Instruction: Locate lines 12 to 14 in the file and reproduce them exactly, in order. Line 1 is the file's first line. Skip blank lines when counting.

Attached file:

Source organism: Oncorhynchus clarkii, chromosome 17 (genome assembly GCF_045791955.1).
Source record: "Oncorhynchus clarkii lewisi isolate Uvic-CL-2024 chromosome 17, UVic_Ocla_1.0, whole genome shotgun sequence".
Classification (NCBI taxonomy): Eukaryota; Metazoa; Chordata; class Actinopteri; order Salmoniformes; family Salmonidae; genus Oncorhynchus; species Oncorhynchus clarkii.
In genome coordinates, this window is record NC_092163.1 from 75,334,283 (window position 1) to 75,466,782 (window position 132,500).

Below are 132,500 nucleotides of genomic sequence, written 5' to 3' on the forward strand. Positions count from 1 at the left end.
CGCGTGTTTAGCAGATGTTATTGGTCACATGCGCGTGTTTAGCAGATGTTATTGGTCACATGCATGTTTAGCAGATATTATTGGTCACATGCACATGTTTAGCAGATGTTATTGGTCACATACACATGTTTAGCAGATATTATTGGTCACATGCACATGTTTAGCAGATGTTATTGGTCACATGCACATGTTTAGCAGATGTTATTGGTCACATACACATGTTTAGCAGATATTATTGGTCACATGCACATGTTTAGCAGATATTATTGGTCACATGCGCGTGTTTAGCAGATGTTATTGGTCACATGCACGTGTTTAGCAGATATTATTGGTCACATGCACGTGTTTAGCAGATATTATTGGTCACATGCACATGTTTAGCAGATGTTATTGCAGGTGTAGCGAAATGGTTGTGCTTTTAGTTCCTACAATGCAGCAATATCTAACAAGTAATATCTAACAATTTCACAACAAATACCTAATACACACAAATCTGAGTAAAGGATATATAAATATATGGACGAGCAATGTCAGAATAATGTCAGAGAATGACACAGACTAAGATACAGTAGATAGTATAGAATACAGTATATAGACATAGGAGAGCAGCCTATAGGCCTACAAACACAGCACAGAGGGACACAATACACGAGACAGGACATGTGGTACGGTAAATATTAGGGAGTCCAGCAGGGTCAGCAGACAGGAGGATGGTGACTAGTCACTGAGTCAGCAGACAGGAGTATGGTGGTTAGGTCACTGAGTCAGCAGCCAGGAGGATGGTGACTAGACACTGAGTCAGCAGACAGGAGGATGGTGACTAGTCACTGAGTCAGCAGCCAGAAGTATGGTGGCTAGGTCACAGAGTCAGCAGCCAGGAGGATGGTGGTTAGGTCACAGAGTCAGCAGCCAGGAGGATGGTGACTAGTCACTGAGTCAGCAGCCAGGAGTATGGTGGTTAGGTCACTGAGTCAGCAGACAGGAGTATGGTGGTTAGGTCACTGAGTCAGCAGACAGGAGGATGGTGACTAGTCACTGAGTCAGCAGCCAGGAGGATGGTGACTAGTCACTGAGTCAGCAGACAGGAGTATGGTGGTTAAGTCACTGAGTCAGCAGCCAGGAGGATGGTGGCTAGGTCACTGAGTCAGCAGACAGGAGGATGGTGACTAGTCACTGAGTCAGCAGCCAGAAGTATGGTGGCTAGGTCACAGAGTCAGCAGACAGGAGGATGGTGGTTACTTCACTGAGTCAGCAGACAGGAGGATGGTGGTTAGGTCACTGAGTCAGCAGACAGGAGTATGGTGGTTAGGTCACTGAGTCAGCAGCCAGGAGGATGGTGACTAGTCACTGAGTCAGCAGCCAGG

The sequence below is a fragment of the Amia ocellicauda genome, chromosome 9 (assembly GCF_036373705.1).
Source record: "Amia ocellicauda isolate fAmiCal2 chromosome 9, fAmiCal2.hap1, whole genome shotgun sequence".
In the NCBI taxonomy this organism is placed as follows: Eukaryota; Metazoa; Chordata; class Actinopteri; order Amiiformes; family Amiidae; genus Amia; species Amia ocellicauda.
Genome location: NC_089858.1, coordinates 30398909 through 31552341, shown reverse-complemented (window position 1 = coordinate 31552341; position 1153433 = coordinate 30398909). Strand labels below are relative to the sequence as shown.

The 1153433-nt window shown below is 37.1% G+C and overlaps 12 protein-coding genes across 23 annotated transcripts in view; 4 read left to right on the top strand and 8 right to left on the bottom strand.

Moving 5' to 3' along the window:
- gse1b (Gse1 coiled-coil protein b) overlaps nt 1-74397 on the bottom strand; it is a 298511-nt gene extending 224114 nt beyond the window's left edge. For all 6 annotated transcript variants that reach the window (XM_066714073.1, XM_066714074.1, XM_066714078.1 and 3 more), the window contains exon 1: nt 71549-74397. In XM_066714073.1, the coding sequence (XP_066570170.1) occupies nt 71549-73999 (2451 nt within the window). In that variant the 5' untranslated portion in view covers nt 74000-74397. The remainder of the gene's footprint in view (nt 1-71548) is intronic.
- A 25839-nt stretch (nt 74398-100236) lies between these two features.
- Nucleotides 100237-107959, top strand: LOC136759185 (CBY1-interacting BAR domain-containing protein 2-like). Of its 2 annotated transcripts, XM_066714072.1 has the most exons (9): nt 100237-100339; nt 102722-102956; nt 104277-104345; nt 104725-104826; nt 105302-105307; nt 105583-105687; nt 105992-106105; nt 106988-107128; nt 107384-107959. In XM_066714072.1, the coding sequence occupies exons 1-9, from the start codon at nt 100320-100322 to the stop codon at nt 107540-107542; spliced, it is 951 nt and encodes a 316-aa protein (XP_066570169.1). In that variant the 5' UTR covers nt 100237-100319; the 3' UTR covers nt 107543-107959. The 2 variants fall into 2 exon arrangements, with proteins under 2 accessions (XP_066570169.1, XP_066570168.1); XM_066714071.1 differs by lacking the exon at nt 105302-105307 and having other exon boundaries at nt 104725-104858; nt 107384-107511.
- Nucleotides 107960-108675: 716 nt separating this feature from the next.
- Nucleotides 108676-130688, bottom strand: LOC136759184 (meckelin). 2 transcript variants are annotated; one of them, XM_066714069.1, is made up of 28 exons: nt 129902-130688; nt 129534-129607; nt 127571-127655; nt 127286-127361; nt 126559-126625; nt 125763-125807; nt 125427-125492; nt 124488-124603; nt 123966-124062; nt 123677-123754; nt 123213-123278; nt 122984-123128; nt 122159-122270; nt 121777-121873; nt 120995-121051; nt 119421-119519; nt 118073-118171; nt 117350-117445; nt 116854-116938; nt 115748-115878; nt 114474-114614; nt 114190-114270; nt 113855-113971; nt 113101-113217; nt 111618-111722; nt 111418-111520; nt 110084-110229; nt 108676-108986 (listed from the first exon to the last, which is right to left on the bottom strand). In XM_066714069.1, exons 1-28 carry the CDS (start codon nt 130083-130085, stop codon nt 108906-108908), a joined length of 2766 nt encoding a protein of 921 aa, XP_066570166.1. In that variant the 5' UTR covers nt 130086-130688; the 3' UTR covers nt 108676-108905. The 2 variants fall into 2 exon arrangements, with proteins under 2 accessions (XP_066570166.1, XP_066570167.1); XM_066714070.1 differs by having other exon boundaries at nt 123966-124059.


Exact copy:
Moving 5' to 3' along the window:
- gse1b (Gse1 coiled-coil protein b) overlaps nt 1-74397 on the bottom strand; it is a 298511-nt gene extending 224114 nt beyond the window's left edge. For all 6 annotated transcript variants that reach the window (XM_066714073.1, XM_066714074.1, XM_066714078.1 and 3 more), the window contains exon 1: nt 71549-74397. In XM_066714073.1, the coding sequence (XP_066570170.1) occupies nt 71549-73999 (2451 nt within the window). In that variant the 5' untranslated portion in view covers nt 74000-74397. The remainder of the gene's footprint in view (nt 1-71548) is intronic.
- A 25839-nt stretch (nt 74398-100236) lies between these two features.